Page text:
God’s Treasure



After the completion of the last volume of his autobiographies, Sassoon did not immediately return to his poetry. Instead, he started work on Meredith, a biography of one of the favourite authors of his youth, George Meredith. In August 1947 he wrote to Max Beerbohm

Well, Max, I have completed my biography of Meredith, a task which I undertook with much anxiety and effected with enormous drudgery last winter […] Meredithians will find my comments elementary. But Trevelyan countenanced the proceedings with preliminary encouragement and I have illustrated adequately with copious quotations from contemporary critics. (LMB, 97)

Sassoon dedicated the book to G.M. Trevelyan (1876–1962), the eminent historian, who had been a personal friend of Meredith. In 1906 Trevelyan published his The Poetry and Philosophy of George Meredith and he contributed the explanatory notes to the 1912 edition of Meredith’s Poetical Works, published by Constable, who also published Meredith. Sassoon’s apparent need to make up for his own lack of critical competence by extensively quoting recognized critics suggests that Meredith is to a large extent an appreciative, rather than a critical work.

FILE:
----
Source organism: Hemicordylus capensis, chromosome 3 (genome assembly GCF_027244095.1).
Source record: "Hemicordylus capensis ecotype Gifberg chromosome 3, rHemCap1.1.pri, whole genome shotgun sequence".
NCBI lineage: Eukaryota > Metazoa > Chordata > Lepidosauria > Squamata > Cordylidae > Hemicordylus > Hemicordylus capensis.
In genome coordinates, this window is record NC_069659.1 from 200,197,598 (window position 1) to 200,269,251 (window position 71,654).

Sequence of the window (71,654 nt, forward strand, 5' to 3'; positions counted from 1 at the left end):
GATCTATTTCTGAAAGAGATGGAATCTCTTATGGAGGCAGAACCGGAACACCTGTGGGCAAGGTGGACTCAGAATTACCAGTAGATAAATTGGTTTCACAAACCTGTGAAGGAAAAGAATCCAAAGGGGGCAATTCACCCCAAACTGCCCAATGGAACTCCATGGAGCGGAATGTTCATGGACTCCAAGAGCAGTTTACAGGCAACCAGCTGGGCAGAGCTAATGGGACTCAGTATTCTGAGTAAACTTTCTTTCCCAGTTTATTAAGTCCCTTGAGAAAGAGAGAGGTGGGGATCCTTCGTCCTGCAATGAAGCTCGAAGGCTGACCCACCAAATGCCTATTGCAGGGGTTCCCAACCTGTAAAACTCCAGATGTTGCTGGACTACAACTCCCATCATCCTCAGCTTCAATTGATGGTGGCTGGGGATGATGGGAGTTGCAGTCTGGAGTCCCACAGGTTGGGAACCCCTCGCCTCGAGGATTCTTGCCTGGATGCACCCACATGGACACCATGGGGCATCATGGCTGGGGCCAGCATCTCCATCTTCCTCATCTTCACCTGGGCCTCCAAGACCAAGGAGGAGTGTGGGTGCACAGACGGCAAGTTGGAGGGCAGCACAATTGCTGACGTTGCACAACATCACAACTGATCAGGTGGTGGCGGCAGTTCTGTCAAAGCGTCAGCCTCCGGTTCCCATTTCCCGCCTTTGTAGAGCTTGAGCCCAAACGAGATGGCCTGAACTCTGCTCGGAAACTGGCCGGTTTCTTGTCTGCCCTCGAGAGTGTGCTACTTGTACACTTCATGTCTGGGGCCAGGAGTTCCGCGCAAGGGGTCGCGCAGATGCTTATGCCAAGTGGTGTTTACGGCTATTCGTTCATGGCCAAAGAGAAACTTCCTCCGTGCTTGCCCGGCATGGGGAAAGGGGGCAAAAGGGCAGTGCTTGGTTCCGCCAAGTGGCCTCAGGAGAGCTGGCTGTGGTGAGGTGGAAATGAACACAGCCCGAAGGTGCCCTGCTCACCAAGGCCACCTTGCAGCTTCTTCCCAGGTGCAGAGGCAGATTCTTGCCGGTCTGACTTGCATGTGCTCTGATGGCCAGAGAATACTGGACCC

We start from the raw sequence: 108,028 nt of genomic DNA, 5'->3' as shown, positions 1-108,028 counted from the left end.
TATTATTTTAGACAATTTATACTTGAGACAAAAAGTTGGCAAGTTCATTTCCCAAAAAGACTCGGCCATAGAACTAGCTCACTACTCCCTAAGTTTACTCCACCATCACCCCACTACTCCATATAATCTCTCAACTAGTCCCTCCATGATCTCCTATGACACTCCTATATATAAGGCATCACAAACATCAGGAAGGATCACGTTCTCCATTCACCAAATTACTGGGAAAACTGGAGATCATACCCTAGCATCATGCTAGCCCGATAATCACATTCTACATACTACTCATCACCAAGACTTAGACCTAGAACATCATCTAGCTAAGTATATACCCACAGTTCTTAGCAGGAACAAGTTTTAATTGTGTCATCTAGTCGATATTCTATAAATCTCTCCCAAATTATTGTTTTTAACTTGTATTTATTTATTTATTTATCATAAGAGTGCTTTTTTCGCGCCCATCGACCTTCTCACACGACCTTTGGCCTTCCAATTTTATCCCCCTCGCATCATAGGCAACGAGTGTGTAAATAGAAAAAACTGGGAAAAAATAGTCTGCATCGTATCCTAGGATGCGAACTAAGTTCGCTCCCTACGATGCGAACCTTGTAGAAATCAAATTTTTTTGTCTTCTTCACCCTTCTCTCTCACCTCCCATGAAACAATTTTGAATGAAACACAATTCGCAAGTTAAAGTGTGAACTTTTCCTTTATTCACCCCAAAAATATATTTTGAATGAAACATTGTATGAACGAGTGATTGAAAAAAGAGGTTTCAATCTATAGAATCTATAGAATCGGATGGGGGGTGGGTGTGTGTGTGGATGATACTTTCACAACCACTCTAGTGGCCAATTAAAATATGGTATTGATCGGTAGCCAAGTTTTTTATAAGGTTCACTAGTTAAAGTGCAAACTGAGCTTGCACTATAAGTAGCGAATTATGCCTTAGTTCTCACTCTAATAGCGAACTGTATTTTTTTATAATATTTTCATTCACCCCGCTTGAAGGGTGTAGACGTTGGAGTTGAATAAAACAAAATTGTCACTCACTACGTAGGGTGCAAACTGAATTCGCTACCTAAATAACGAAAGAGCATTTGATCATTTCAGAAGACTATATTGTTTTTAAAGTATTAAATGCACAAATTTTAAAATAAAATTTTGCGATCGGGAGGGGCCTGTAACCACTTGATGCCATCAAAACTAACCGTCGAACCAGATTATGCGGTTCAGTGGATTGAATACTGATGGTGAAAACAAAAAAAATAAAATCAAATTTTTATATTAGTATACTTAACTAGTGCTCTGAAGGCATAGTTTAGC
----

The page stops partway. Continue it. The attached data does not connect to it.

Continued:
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  1. 7.
    George Sassoon in a letter to the author, 26 January 1994.Google Scholar
  2. 8.
    The main source of information for this last phase in Sassoon’s career is Dame Felicitas Corrigan’s Siegfried Sassoon: Poets Pilgrimage (London, 1973). Though this is an extremely valuable book, it is somewhat hampered by the fact that its author is a true disciple of the author of Meredith, with the result that as a biographer she is even more sympathetic in her approach, and even less critical in her judgments. Still, this does not seriously affect the book, since it consists mainly of Sassoon’s poems, letters and diary-entries. All further page references in this chapter are to this book.Google Scholar